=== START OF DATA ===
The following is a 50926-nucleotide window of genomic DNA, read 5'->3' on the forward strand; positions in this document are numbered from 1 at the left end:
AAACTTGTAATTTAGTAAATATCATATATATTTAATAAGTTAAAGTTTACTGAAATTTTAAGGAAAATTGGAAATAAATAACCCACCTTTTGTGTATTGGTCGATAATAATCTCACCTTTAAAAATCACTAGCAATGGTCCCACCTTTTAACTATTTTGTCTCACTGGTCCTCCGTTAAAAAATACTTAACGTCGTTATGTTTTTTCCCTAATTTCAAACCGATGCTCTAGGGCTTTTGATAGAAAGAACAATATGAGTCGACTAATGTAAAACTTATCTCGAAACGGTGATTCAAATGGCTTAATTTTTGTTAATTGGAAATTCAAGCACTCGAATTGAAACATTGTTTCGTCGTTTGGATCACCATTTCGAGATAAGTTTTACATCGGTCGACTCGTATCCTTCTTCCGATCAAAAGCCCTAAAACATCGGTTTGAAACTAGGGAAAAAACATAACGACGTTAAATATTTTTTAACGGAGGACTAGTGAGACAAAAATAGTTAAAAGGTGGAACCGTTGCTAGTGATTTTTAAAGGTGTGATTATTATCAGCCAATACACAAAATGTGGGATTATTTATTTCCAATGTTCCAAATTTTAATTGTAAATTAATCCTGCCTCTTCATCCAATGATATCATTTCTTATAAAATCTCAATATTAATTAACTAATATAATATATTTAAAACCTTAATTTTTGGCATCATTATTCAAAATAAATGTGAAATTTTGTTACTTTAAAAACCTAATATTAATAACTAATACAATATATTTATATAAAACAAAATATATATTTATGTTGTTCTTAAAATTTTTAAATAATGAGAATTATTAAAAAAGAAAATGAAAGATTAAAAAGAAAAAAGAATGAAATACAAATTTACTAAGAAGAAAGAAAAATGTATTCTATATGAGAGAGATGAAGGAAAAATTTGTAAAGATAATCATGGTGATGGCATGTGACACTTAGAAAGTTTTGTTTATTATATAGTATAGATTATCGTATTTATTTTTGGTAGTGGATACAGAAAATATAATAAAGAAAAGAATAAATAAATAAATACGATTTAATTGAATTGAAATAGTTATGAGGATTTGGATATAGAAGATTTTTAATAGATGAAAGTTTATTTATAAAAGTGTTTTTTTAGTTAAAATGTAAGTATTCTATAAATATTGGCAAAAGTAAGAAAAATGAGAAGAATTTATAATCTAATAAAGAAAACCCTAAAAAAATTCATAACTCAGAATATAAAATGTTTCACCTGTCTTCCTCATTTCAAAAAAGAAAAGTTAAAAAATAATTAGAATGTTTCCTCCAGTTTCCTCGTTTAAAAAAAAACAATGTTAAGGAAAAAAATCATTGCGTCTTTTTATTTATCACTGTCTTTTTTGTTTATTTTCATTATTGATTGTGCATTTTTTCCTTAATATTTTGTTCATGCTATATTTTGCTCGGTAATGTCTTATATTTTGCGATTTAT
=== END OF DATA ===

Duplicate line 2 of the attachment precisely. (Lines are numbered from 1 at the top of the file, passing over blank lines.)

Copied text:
AAACTTGTAATTTAGTAAATATCATATATATTTAATAAGTTAAAGTTTACTGAAATTTTAAGGAAAATTGGAAATAAATAACCCACCTTTTGTGTATTGGTCGATAATAATCTCACCTTTAAAAATCACTAGCAATGGTCCCACCTTTTAACTATTTTGTCTCACTGGTCCTCCGTTAAAAAATACTTAACGTCGTTATGTTTTTTCCCTAATTTCAAACCGATGCTCTAGGGCTTTTGATAGAAAGAACAATATGAGTCGACTAATGTAAAACTTATCTCGAAACGGTGATTCAAATGGCTTAATTTTTGTTAATTGGAAATTCAAGCACTCGAATTGAAACATTGTTTCGTCGTTTGGATCACCATTTCGAGATAAGTTTTACATCGGTCGACTCGTATCCTTCTTCCGATCAAAAGCCCTAAAACATCGGTTTGAAACTAGGGAAAAAACATAACGACGTTAAATATTTTTTAACGGAGGACTAGTGAGACAAAAATAGTTAAAAGGTGGAACCGTTGCTAGTGATTTTTAAAGGTGTGATTATTATCAGCCAATACACAAAATGTGGGATTATTTATTTCCAATGTTCCAAATTTTAATTGTAAATTAATCCTGCCTCTTCATCCAATGATATCATTTCTTATAAAATCTCAATATTAATTAACTAATATAATATATTTAAAACCTTAATTTTTGGCATCATTATTCAAAATAAATGTGAAATTTTGTTACTTTAAAAACCTAATATTAATAACTAATACAATATATTTATATAAAACAAAATATATATTTATGTTGTTCTTAAAATTTTTAAATAATGAGAATTATTAAAAAAGAAAATGAAAGATTAAAAAGAAAAAAGAATGAAATACAAATTTACTAAGAAGAAAGAAAAATGTATTCTATATGAGAGAGATGAAGGAAAAATTTGTAAAGATAATCATGGTGATGGCATGTGACACTTAGAAAGTTTTGTTTATTATATAGTATAGATTATCGTATTTATTTTTGGTAGTGGATACAGAAAATATAATAAAGAAAAGAATAAATAAATAAATACGATTTAATTGAATTGAAATAGTTATGAGGATTTGGATATAGAAGATTTTTAATAGATGAAAGTTTATTTATAAAAGTGTTTTTTTAGTTAAAATGTAAGTATTCTATAAATATTGGCAAAAGTAAGAAAAATGAGAAGAATTTATAATCTAATAAAGAAAACCCTAAAAAAATTCATAACTCAGAATATAAAATGTTTCACCTGTCTTCCTCATTTCAAAAAAGAAAAGTTAAAAAATAATTAGAATGTTTCCTCCAGTTTCCTCGTTTAAAAAAAAACAATGTTAAGGAAAAAAATCATTGCGTCTTTTTATTTATCACTGTCTTTTTTGTTTATTTTCATTATTGATTGTGCATTTTTTCCTTAATATTTTGTTCATGCTATATTTTGCTCGGTAATGTCTTATATTTTGCGATTTAT